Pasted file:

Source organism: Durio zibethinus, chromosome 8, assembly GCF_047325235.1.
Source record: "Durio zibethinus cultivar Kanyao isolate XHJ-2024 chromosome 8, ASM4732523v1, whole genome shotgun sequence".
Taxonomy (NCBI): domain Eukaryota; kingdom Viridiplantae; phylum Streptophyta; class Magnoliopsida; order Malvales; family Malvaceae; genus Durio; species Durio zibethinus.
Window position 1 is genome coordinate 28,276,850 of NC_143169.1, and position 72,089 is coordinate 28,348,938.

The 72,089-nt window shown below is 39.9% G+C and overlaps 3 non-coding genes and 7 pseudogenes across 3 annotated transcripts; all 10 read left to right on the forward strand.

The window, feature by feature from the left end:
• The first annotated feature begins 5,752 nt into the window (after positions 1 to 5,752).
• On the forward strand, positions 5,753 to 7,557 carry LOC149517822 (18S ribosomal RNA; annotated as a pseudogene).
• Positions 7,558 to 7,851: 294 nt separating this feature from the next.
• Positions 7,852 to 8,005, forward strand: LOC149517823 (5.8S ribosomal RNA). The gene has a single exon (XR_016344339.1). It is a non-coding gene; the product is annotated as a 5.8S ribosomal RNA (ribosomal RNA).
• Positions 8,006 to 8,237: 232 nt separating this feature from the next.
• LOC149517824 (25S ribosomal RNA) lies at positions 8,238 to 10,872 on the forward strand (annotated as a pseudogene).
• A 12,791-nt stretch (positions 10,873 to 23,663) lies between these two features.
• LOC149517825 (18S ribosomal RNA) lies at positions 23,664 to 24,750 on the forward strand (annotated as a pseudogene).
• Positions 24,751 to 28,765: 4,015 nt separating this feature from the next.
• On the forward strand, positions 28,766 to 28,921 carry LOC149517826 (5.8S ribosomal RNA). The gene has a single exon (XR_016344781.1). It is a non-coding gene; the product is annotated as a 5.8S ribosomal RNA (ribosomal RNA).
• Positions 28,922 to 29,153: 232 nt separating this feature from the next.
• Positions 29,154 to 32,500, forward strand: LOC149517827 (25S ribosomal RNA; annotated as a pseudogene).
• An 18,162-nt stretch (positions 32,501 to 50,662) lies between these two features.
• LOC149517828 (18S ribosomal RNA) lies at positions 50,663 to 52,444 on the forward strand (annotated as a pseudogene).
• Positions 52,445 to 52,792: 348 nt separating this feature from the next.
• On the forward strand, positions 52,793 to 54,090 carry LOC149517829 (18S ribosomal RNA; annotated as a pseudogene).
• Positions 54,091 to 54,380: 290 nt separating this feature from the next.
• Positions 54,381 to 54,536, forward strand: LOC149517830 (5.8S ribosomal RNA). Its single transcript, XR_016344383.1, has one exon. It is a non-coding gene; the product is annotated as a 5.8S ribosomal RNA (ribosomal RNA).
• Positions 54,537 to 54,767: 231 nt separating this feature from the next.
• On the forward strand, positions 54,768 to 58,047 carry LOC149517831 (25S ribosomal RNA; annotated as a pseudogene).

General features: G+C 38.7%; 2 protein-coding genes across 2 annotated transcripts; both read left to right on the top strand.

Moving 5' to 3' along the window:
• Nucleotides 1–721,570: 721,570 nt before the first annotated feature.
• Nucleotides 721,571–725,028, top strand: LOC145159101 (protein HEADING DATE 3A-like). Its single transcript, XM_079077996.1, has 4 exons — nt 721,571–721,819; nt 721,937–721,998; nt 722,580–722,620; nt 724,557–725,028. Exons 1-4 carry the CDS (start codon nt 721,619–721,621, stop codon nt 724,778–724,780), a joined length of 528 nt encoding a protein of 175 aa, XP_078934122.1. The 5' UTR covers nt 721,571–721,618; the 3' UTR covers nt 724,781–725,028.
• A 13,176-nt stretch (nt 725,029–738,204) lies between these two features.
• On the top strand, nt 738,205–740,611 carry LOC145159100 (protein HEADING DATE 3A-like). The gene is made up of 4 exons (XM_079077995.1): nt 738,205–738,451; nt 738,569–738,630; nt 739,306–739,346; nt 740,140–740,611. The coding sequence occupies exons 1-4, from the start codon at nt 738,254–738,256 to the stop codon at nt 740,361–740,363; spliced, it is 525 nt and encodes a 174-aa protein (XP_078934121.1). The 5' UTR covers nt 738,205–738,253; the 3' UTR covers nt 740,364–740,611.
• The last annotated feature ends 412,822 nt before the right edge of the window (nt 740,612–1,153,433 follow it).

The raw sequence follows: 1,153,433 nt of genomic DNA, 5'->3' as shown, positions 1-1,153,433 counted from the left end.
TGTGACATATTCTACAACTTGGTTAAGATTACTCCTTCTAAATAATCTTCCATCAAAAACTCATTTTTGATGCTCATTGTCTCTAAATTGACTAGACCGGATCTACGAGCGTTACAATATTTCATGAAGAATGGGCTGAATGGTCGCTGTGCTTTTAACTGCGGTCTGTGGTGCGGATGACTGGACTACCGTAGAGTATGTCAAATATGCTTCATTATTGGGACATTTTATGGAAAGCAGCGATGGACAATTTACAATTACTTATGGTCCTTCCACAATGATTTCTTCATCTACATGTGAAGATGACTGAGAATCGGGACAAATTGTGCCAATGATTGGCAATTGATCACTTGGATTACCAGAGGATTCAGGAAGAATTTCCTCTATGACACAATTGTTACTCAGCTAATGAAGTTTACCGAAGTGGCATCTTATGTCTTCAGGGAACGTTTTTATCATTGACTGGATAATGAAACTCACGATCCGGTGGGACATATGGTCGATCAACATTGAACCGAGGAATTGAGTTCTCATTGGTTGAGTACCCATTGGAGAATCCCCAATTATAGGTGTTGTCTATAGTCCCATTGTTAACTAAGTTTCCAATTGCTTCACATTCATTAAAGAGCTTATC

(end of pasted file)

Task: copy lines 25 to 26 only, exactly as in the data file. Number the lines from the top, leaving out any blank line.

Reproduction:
• Positions 54,537 to 54,767: 231 nt separating this feature from the next.
• On the forward strand, positions 54,768 to 58,047 carry LOC149517831 (25S ribosomal RNA; annotated as a pseudogene).